By Sonja Begemann and Chris Bennett
New Bacterial Leaf Disease Discovered in Illinois
Bacterial Stripe can be identified by unique lesions found on the leaves that range from 2" to 5" in length.
A wet, humid summer in Illinois led to a new bacterial leaf disease in Champaign County. Bacterial Stripe is most commonly found on corn, Johnsongrass, grain sorghum, rye and clover. This disease is similar to Goss’s Wilt and Stewart’s Wilt, which might make it difficult to identify. Look for lime green to yellow lesions in early stages and brown necrotic streaking in the center of the 2" to 5" legion as it matures. If disease identification is a challenge, send it to an Extension testing lab for accurate diagnosis.
While this is a new bacterial disease to Illinois, it’s not new to the U.S. In the 1970s, Bacterial Stripe was discovered in Nebraska, South Dakota, Iowa, Kansas and Michigan. Based on history and research in these states, there’s no economic or yield impact from this disease. Goss’s and Stewart’s Wilt can cause economic damage, though, so it’s important to learn the difference among the diseases.
Nitrogen From Waste
A patent has been filed on a process recovering nitrogen-rich fertilizer from livestock waste. The Bion
Environmental Technologies process generates a high concentration of water-soluble nitrogen that is pelletized and cost-effective to transport.
The fertilizer contains no chemical additives; 12% to 15% nitrogen; no salt, iron or mineral constituents from the livestock waste; and can be precision-applied. “Besides the economic implications for Bion, the livestock producer and the agriculture industry, this is especially important in the watersheds in the U.S. where land-application of livestock waste contributes to excess nutrient runoff and harmful algal blooms,” says Craig Scott, Bion communications director.
For more information, visit www.biontech.com.
DNA Transfer Tool Could Lead to Better Crops, Fewer Pests
When plants or pests develop traits we want—or don’t want—wouldn’t it be ideal to isolate that trait to duplicate or replace it? The Clustered Regularly Interspaced Short Palindromic Repeats (CRISPR) can make exact exchanges to the DNA of most organisms.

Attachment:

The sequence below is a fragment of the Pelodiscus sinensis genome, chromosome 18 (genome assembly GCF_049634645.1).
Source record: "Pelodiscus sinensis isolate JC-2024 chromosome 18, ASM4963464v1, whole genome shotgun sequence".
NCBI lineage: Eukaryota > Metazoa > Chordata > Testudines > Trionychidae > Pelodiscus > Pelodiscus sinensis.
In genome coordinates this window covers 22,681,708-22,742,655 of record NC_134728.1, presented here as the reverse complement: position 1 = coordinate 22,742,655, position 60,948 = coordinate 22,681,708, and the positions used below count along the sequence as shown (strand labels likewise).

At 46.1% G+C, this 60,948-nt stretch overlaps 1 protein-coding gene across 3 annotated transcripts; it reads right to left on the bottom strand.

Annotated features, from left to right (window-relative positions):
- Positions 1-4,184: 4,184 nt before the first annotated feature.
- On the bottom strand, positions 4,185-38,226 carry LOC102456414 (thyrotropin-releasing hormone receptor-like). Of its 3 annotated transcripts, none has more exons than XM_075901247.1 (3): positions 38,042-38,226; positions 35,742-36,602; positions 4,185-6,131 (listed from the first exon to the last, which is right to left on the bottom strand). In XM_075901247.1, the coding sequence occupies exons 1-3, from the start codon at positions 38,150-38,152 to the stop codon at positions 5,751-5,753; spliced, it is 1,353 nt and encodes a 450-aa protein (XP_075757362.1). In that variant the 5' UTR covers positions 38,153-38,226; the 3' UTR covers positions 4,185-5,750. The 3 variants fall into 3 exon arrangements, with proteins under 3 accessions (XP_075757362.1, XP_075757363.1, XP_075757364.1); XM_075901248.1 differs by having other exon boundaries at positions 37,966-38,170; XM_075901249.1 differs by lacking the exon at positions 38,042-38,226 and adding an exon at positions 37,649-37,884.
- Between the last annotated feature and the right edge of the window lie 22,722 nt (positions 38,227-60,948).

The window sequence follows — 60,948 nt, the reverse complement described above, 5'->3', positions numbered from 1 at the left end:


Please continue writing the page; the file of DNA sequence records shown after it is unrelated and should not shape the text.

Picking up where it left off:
Research conducted at the University of California, San Diego shows this new genome-editing mechanism might allow scientists to control pesticide-resistant pests. By introducing a genetic mutation into a few pests in a population, scientists have found a way to help it quickly spread throughout the entire population.
“CRISPR alleles spread and become fixed in a population on the order of tens of generations,” explains Rob Unckless, postdoctoral research fellow in the departments of molecular biology and genetics at Cornell University. Left to natural selection, beneficial genes could take hundreds of generations to develop.
Additional benefits of CRISPR technology allow scientists to focus on individual genes to enhance accuracy and control outcomes. Traditional breeding leaves room for error or can impact multiple, even unknown, genes in the process. CRISPR should allow for faster and safer discoveries.
Continued research will show how selecting specific genes in pesticide-resistant insects will possibly make the insect susceptible to pesticides or through unknown control methods. “There is so much we don’t know, but it’s also promising,” Unckless says.
CRISPR technology can also be used in crop genetics. DuPont and Caribou Biosciences, a leading developer in CRISPR, recently announced they’re forming a strategic alliance. By working together, DuPont will have exclusive access to CRISPR-Cas (CRISPR associated proteins) technology to use in major row crops and Caribou will have access to DuPont patent portfolios.
The alliance also includes multi-year research collaboration with scientists from the two groups to focus on enhancing the breadth, efficiency and versatility of the CRISPR-Cas toolkit. Through careful beneficial gene selection, this research can provide plants with drought tolerance and disease resistance to promote plant health.